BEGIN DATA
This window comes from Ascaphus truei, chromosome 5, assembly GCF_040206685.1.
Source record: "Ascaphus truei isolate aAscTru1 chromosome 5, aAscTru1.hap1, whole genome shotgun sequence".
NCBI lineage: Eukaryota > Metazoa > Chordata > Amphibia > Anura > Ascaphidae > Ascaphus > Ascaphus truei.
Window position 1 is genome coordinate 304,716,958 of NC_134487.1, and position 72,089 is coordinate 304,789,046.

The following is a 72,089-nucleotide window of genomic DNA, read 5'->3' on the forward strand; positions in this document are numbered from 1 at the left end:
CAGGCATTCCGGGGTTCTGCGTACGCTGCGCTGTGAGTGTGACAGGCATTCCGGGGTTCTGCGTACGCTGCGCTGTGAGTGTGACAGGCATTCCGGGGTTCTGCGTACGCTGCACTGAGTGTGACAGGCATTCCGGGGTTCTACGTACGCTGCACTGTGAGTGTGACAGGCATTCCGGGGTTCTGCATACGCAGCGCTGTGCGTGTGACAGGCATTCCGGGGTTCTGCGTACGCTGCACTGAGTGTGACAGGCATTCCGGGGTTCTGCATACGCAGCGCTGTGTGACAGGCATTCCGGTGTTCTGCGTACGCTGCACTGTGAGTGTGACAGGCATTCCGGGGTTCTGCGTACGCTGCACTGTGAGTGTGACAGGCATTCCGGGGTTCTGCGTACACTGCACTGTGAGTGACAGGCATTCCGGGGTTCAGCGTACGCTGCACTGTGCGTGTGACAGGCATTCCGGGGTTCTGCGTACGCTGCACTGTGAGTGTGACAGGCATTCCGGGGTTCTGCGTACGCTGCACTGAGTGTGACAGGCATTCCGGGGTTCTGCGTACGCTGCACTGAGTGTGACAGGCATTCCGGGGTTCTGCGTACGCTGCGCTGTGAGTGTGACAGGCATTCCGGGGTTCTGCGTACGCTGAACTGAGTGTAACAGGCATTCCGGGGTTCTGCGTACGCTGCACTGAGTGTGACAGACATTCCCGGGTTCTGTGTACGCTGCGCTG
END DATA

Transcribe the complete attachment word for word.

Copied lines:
This window comes from Ascaphus truei, chromosome 5, assembly GCF_040206685.1.
Source record: "Ascaphus truei isolate aAscTru1 chromosome 5, aAscTru1.hap1, whole genome shotgun sequence".
NCBI lineage: Eukaryota > Metazoa > Chordata > Amphibia > Anura > Ascaphidae > Ascaphus > Ascaphus truei.
Window position 1 is genome coordinate 304,716,958 of NC_134487.1, and position 72,089 is coordinate 304,789,046.

The following is a 72,089-nucleotide window of genomic DNA, read 5'->3' on the forward strand; positions in this document are numbered from 1 at the left end:
CAGGCATTCCGGGGTTCTGCGTACGCTGCGCTGTGAGTGTGACAGGCATTCCGGGGTTCTGCGTACGCTGCGCTGTGAGTGTGACAGGCATTCCGGGGTTCTGCGTACGCTGCACTGAGTGTGACAGGCATTCCGGGGTTCTACGTACGCTGCACTGTGAGTGTGACAGGCATTCCGGGGTTCTGCATACGCAGCGCTGTGCGTGTGACAGGCATTCCGGGGTTCTGCGTACGCTGCACTGAGTGTGACAGGCATTCCGGGGTTCTGCATACGCAGCGCTGTGTGACAGGCATTCCGGTGTTCTGCGTACGCTGCACTGTGAGTGTGACAGGCATTCCGGGGTTCTGCGTACGCTGCACTGTGAGTGTGACAGGCATTCCGGGGTTCTGCGTACACTGCACTGTGAGTGACAGGCATTCCGGGGTTCAGCGTACGCTGCACTGTGCGTGTGACAGGCATTCCGGGGTTCTGCGTACGCTGCACTGTGAGTGTGACAGGCATTCCGGGGTTCTGCGTACGCTGCACTGAGTGTGACAGGCATTCCGGGGTTCTGCGTACGCTGCACTGAGTGTGACAGGCATTCCGGGGTTCTGCGTACGCTGCGCTGTGAGTGTGACAGGCATTCCGGGGTTCTGCGTACGCTGAACTGAGTGTAACAGGCATTCCGGGGTTCTGCGTACGCTGCACTGAGTGTGACAGACATTCCCGGGTTCTGTGTACGCTGCGCTG